“Any fool can use a computer. Many do.”
– Ted Nelson
This is true. Keep fools in mind when designing
One should always be wary of creating convoluted workflows, confusing UI layouts and unexpected behaviours when coding. Software exhibiting these qualities drives away not only the fools, but discerning, classy users as well. Smart people like ease-of-use as well!
When designing for others, try to do exactly that: design for others. Avoid falling into the trap of thinking that others will understand your application and it’s behaviour as well as you do. They’re coming into it blind, so hold their hand. Have your UI guide them along. This doesn’t necessarily mean you can’t create a complicated application, merely that your complicated application should have it’s various features laid out in a logical and user-friendly manner. Not as if you’ve thrown controls onto the panes as you thought of them, with little consideration of how they fit together in the “big picture” of your application.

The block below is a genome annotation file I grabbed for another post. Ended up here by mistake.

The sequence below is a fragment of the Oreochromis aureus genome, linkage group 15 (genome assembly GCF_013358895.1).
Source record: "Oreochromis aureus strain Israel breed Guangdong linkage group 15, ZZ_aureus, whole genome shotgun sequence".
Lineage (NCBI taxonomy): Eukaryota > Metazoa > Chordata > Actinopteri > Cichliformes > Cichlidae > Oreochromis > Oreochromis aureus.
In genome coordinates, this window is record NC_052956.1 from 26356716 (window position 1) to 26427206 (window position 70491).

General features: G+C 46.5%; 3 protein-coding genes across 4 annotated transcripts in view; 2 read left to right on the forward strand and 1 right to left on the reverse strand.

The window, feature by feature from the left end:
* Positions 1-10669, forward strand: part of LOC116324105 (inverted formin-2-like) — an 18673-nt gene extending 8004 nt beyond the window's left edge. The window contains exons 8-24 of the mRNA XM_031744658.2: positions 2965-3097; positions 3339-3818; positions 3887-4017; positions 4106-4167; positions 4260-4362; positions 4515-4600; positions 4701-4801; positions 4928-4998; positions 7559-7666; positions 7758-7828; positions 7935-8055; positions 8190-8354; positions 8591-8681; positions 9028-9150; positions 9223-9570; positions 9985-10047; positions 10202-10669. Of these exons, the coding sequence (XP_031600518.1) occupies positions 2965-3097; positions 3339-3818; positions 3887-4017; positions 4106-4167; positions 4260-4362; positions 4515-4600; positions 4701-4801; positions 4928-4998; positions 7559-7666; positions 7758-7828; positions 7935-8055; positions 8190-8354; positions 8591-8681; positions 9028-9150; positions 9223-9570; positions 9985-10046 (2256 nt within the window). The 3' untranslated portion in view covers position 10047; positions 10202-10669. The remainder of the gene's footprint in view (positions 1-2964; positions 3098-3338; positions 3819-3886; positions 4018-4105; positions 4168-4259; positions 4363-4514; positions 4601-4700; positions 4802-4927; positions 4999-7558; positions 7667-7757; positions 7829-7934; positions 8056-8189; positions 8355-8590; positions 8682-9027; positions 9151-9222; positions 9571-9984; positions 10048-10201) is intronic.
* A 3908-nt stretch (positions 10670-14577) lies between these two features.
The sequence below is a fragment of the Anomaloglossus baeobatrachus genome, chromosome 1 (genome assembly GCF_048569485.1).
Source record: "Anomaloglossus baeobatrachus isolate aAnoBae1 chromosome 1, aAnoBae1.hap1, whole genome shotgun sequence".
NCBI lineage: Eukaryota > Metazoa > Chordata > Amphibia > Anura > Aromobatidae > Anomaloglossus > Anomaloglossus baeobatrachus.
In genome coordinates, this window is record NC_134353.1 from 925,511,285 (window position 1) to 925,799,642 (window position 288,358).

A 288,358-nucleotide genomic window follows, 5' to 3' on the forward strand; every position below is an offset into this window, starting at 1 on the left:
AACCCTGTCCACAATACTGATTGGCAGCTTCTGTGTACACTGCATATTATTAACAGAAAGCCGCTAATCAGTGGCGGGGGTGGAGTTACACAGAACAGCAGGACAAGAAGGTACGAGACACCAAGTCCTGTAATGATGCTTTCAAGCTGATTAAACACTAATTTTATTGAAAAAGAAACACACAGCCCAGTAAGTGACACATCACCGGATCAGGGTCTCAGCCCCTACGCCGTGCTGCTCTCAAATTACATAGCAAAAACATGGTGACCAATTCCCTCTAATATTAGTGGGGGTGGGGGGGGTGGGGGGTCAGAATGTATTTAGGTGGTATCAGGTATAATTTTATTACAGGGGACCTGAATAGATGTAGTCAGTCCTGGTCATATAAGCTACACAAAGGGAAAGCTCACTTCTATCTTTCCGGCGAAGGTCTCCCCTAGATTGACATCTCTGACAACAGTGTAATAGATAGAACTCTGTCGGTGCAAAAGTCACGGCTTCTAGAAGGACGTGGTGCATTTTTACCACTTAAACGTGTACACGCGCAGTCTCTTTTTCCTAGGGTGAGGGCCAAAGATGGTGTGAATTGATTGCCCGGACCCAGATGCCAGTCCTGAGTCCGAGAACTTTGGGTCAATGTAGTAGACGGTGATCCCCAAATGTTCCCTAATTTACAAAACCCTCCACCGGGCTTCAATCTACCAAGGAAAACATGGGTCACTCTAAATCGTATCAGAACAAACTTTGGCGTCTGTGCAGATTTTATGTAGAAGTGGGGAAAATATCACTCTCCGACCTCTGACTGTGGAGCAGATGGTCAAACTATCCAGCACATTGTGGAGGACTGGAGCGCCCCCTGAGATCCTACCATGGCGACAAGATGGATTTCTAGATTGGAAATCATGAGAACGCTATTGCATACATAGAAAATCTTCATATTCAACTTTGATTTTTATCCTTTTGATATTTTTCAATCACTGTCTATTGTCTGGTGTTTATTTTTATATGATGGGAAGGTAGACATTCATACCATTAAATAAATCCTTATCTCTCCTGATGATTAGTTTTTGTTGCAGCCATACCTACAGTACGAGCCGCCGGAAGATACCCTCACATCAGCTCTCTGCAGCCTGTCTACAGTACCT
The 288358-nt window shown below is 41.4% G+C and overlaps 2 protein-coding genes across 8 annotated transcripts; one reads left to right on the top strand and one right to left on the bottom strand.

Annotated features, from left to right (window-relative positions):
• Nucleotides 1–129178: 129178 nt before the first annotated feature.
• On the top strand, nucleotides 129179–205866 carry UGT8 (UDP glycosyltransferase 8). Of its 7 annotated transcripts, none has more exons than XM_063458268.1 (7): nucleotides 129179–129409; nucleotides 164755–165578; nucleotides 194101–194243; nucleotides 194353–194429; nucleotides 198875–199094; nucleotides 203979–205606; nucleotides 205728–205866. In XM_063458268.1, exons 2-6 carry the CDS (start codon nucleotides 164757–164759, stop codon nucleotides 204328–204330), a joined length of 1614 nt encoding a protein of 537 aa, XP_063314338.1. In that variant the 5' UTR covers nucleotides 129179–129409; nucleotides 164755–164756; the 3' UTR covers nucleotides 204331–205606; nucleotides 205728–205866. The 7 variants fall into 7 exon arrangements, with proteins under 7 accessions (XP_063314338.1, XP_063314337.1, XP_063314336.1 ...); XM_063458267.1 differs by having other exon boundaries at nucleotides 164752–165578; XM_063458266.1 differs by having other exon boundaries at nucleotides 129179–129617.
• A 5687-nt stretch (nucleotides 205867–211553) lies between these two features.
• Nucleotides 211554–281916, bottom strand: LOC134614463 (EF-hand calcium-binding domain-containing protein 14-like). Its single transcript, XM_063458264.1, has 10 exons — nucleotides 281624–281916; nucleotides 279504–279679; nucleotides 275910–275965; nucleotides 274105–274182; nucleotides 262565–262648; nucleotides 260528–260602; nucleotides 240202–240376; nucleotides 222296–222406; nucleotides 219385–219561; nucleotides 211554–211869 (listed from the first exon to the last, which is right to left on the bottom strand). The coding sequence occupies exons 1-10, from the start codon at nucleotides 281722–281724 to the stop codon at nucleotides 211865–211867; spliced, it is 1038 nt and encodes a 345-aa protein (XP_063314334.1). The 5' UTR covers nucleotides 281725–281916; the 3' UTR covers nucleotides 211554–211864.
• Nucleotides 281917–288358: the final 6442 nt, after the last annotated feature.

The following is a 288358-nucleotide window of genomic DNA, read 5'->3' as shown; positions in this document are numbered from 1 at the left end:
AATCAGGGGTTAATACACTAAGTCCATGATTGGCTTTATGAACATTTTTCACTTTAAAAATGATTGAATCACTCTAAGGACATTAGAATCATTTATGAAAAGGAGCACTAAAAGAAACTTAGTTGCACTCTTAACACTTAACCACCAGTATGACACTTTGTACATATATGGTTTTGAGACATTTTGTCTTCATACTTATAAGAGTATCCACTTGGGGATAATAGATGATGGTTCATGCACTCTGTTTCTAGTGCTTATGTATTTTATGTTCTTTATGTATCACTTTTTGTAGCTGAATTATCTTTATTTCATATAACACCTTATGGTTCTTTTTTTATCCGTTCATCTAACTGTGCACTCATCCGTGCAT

If you make the initial learning required in order to get the most out of your awesome project fun, or at least not horribly painful, they’ll likely come to enjoy using it. If you’ve given them a demo version, they might even spend the money on an upgrade.
Everyone, at some time is a fool. Therefore there are, at any given moment, a great many fools. If you design with simplicity in mind, you won’t be pushing these people away.
And you’ll be reducing your support emails.